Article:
1. Good beers made here
The iconic Speight’s brewery arrived in 1876, but the more refined and experimental end of the beer boom now take centre stage.
Emerson’s is the oldest of these, and their custom-built taproom and restaurant are a short stroll from both the University and Forsyth Barr Stadium. It’s a large room that still feels more cosy than cavernous, while a lazy pint in the sunny courtyard is prime real estate.
At the other end of town, New New New has breathed new life into the old brick stables. With a strong Sino-Futurist aesthetic and an R&D focused output, it’s fast become a fixture of the thirsty and discerning. The catch? The Taproom & Garden Bar is only open on Friday evenings, so seize the moment!
View this post on Instagram
Taproom Open from 4.30pm today — Consume, Conject, Connect 218 Crawford St, Dunedin New New New Corporation’s Matryoshka Division has determined that each one of us is a shell, nestled inside a spiralling series of incrementally and infinitely larger shells. Within each of us is a smaller shell, and within that is a series of regressions to the infinitesimal. But if we are a series of layers, where is our substance? It lies, the Matryoshka Division posits, in that which we consume. We are contained by multitudes, it is true. But we also contain multitudes ourselves. Join New New New Corporation’s continued efforts to consume quality, in order to embody that same quality. On that note, let us consume fermented beverages and @salchicha.nz’s sausages with fresh chimichurri, and apprehend the synecdochical strains of DJ @marze.nz bringing the noise within the noise.
For the best put together beer lists from further afield, park up responsibly at Eureka, Ombrellos, The Portsider or Albar – especially if they have local lads Cell Division or Noisy Brewing Co on tap.
2. An even stronger brew
Good coffee has been serious business in Dunedin for decades. At a time when national distribution reigns supreme though, your local options are forging their own path.
Mazagran, a small shop front at the fashionable end of Moray Place, is the veteran among them – small, effortless, with brews that put hairs on your chest.
It was also a finishing school for Jared Culling, who has opened his own fine roastery and espresso bar (Kūkū) out in suburban Caversham. A recidivist record collector, you’re guaranteed good beats and banter to boot.
Tucked away in an industrial park in Strathallan St is Common Ground. Their beans now supply an ever-growing list of local coffee haunts, but for best results, they have some of the most reliably good baristas in town on site.
If you’re in need of something to eat to go with it, Vanguard match their craft with great food built on local, seasonal and ethical supply chains.
3. A little something for elevenses?
The Highgate Bridge Bakery (simply known as The Friday Shop) is an excellent patisserie serving croissants, tarts and chausson aux pommes – but is only open on Fridays. They get cleaned out weekly, so get in early or order in advance.
At the more bombastic end, the decadent cakes of baker Matt Cross of The Tart Tin – salted caramel meringue; rocky road fudge – are the kinds of things that need to be apportioned wisely. You can order for weekday collection, or visit him up on the platform at the Otago Farmers Market on Saturday mornings. (For a more traditional morning tea option, go see Gilbert’s for an Eccles cake or two.)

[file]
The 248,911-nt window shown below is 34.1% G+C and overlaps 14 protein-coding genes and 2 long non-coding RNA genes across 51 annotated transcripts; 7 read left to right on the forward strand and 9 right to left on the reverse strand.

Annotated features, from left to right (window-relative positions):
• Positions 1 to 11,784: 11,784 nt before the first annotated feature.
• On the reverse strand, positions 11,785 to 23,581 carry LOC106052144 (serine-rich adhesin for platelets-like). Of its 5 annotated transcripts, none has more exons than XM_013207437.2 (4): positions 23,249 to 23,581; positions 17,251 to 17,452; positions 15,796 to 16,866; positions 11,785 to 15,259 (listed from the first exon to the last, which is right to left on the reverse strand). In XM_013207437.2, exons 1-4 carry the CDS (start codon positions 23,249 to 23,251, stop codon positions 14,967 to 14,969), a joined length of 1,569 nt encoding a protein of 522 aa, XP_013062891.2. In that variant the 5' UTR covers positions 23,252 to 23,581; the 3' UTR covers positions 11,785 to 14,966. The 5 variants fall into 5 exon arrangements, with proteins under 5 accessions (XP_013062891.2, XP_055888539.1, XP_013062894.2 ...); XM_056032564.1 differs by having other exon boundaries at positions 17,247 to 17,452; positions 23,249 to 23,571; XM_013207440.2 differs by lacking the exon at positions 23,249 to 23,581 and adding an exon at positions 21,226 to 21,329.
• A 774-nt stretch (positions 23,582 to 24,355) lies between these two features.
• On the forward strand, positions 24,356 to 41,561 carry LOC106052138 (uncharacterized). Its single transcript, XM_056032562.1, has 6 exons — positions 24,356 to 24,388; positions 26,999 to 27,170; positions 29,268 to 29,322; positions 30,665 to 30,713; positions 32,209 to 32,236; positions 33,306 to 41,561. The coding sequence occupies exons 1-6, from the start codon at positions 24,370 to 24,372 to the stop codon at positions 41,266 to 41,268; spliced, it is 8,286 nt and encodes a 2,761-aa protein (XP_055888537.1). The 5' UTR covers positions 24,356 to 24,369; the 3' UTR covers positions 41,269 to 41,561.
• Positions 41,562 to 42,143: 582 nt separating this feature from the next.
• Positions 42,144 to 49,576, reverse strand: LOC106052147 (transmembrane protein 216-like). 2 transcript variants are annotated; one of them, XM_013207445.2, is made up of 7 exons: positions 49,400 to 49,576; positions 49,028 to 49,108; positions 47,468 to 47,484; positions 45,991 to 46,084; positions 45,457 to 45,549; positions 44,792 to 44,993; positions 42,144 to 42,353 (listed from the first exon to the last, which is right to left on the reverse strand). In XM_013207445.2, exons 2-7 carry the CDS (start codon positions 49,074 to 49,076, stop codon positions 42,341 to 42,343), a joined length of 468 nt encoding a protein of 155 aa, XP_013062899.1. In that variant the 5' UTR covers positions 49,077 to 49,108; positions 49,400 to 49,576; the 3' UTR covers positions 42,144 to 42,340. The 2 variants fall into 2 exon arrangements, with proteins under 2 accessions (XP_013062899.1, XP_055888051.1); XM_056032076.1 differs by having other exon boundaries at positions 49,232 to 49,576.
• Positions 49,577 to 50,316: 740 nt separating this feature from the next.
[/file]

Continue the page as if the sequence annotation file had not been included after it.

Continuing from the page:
Need something more savoury? Beam Me Up Bagels outgrew their market stall, and are now permanently established in the North East Valley. Does what it says on the tin: great bagels, with a fine list of spread options and easily the best coffee anywhere near them.
4. The most important meal of the day
The Esplanade in St Clair, where you can watch the waves crashing in as the sun goes down, is a dramatic dinner setting. Authentic wood-fired pizza and pasta dominate, with a healthy range of ports and desserts to follow. Always add the mozzarella di bufala.
With its graffiti murals and grungy furniture, Good Good is a food truck inside a warehouse, but their caravan pumps out some of the finest burgers in the country. They come in three varieties – chicken, beef and vegetarian (a pulled pork style barbecued jackfruit) – alongside buttermilk fried chicken and sweet potato fries.
View this post on Instagram
It’s time for a change, so as of today we are launching a new menu which includes some adjustments to our burgers. We would like to start by introducing you to our new Chicken Burger with Buttermilk Fried Chicken Breast, American Cheddar, Red Onion, Iceberg Lettuce, Pickles, Smokey BBQ and Creamy Maple sauce 🐔
For nearly thirty years The Asian Restaurant has been a Dunedin institution, and Hong Juan Lee’s hospitality the stuff of legend. Their traditional Chinese menu is exhaustive, the prices affordable, and the nights often rowdy. They’re also about to retire from the business, so get in while you still can.
5. Delicious degustations
Tucked away behind the main street, both central and somehow secluded, you’ll find Bracken. A converted 19th-century villa, its domestic origins add to the private dinner party vibe. Bracken offers four-course ($49) and eight-course ($99) combinations, plus a wine ($45-$65) or whisky ($35-$45) matching experience for the non-drivers.
The colonial flavour of the building can often work its way onto your plate – how else could you explain a menu that can include haggis; pork belly with black pudding mash; and poached pears with praline and plum ice cream?
In the historic Terminus Building, in the city’s Warehouse Precinct, is Moiety. An even more refined set-up, their five-course set menu ($65) is slightly more adventurous. Ikejime fish, tomato, nori, tofu, rice, kohlrabi, ice leaf, kimchi. Goat milk, financier, honey and cape gooseberry. That sort of thing. Vegetarian and vegan menus can be prepared with a few days’ notice.